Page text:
So why aren’t black composers being performed? I have a few ideas why, but I’m not entirely sure. Perhaps the classical music world just isn’t educated about the history of non-white composers and their music.6 Perhaps there was a history of racism that made decision makers of the 20th century weary to promote black composers for fear of being blacklisted.7 Perhaps the classical music world feels that black composers exist in a purely black tradition/legacy and therefore should only be played by black performers and musicians and since black classical performers, musicians, and composers make up a minority in the classical music world, black composers never really have a chance to make it in the mainstream.  Perhaps black composers were/are just writing bad music and racism doesn’t exist and everything in the world is perfect. I have varying degrees of faith in each of these suggestions, but I doubt the actual reason is a singular reason. At the end of the day, however, we must not pretend these composers do not exist. They have existed for nearly 150 years, and there are even more black composers writing today. By recognizing this influence and allowing more representation8 into the concert hall, the future of western art music will improve, not diminish, and will lead to better music, ideas, and a better world.

There is a very thin line that I have been trying to walk while writing this essay, and that is to not fall prey to the very thing I’m arguing against – exoticizing composers. Writing an essay about black composers is, by its nature, essentializing the blackness of these composers. I went ahead and wrote this essay because I believe it does more good to educate people about these underrepresented artists, and to educate people on how we undermine their work so in the future we can give these composers the proper respect and attention they deserve. We should be talking about black composers, and African-American composers should be included in conversations about American art. Some people, like my friends in music school, would argue there is no problem; that we should turn a blind eye to the composers’ non-musical personality traits and identity, and that their art will eventually bring the recognition it deserves. To sit back and try to let the problem of underrepresentation solve itself, however, would ignore that there is a system in place that makes it harder for minority composers to get played and performed. So we must become aware, we must continually ask ourselves, “Is there a problem?” If yes, “What exactly is the problem? How do we approach this problem?” Check back for Part III to see the thrilling conclusion of my discussion of tradition and legacy in African-American composers.

———

Derek Carter

February 2nd, 2017

Written for the Fulcrum Point New Music Project blog

 

“White” is a terrible term to lump a group of people in, and I’m so sorry because I’m about to do it a bunch, but we’re talking about minority representation.

Feel free to substitute another underrepresented group anytime “black” is written… well most of the time.

It also confounded me that only my white friends believed that racism was dead, but of course that is a conversation for a different day. A very necessary conversation, I might add.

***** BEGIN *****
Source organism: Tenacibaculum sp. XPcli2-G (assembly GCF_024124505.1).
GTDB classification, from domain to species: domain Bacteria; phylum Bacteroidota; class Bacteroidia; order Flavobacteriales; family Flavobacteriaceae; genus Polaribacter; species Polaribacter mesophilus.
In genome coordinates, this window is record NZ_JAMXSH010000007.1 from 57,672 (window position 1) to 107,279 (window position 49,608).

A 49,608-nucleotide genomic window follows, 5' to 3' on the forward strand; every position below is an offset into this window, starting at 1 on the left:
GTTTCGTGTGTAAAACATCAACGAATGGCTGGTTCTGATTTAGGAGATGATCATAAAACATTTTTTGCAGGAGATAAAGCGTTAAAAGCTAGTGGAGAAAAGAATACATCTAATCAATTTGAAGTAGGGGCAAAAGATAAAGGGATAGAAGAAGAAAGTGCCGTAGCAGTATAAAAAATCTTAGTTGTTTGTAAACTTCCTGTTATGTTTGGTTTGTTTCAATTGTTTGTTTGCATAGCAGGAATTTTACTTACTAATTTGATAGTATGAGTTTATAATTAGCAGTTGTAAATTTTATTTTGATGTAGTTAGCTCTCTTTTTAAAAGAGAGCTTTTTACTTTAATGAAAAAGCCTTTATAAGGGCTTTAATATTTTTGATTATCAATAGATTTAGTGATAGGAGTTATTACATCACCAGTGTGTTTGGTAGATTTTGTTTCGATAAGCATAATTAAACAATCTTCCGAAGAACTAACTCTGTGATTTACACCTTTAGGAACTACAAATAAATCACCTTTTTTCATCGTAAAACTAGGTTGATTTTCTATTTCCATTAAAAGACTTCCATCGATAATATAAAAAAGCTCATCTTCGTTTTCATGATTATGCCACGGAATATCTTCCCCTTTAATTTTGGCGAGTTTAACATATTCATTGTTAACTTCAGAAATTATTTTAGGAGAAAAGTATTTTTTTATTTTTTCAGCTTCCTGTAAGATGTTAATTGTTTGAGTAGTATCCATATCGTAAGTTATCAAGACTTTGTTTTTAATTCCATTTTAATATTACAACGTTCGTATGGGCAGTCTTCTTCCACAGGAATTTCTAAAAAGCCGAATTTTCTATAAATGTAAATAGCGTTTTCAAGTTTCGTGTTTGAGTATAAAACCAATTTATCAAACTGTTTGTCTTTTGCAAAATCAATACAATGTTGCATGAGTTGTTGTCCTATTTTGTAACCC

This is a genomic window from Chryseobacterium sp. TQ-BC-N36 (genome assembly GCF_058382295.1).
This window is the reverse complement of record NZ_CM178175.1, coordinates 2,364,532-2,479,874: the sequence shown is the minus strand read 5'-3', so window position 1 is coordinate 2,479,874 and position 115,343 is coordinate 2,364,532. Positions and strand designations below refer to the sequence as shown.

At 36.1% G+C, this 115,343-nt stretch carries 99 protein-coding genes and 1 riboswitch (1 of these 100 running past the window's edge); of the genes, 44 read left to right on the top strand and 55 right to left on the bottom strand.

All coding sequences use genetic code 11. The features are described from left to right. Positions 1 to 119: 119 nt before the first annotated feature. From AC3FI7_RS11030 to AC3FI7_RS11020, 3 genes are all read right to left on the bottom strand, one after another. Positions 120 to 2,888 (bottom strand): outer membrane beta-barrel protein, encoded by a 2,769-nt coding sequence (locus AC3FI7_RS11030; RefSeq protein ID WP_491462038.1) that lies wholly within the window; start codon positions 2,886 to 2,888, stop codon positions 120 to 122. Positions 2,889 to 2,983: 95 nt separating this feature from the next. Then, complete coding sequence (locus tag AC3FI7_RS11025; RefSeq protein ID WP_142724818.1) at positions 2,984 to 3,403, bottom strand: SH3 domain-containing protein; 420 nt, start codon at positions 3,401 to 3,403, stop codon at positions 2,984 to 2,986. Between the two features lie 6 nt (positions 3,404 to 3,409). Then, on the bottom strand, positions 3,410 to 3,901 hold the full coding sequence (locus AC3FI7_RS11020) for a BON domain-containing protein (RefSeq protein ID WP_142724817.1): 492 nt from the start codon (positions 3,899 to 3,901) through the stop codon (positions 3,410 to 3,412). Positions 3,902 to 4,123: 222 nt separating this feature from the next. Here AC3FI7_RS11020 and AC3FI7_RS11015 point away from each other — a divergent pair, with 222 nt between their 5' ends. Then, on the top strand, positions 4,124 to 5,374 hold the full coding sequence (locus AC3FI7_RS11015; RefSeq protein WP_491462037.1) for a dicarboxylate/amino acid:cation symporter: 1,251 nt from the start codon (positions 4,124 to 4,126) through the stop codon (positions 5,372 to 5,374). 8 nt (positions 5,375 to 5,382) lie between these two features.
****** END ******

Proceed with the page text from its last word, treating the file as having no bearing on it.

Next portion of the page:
Here I mean disrespectful to the music. Music is a reflection of the people, time, and culture it comes from, and disrespecting music is disrespecting the artists who created it. This is very much related to the conversations of appropriation we’ve all been hearing about in recent years.

Foreign, unnatural, doesn’t belong

See Part I

Literally. Black-listed. Blacklisted. Do you get the joke? I made a joke!

I feel I should add that I’m not advocating the throwing out of great composers that happen to be white males at all.

Tradition and Legacy in African American Composers, part I

Looking at media in the modern age, our mainstream eyes have started to pick up on identity representation, and it’s time to come clean:

The western canon of art music is very white.

Very male. And very white. And understandably so, since the tradition of western art music is deeply rooted in Europe and supported by the various churches of Christianity. The world is much more globalized and diverse now, and music historians have proven that other people besides white men were writing music, but there still seems to be a problem with ensembles only programming white men. Since moving to Chicago last year, I’ve noticed the new music scene actively try to combat this, and it makes me so happy. So with a cup of coffee in my hand, and the memory of MLK Jr. propelling me forward, I decided to do my part and write about, uncover, and delve into African-American composers.

I feel compelled to do this not only because these composers should not be forgotten, but also because their musical triumphs have largely been ignored and lost under the applause of other great American composers like Ives, Bernstein, Copland, Reich, Adams, etc. These big names in music became hailed as American music, while black composers got stuffed into a niche genre. By exploring this niche, we can see how much damage is done by treating it like a niche. In Part 1, we’re going to look at trailblazing African-American composers and in Part 2, we’ll talk about the problem of labels.

 

 

Part 1: Lost, but not forgotten.

We’ll start our exploration in the late 19th century, right after the abolition of slavery. Of course there was music being written by African-Americans before then, but most was not being notated or recorded, because, you know, slavery. Even when black composers started publishing their music and making it readily available for performance, there was still resistance.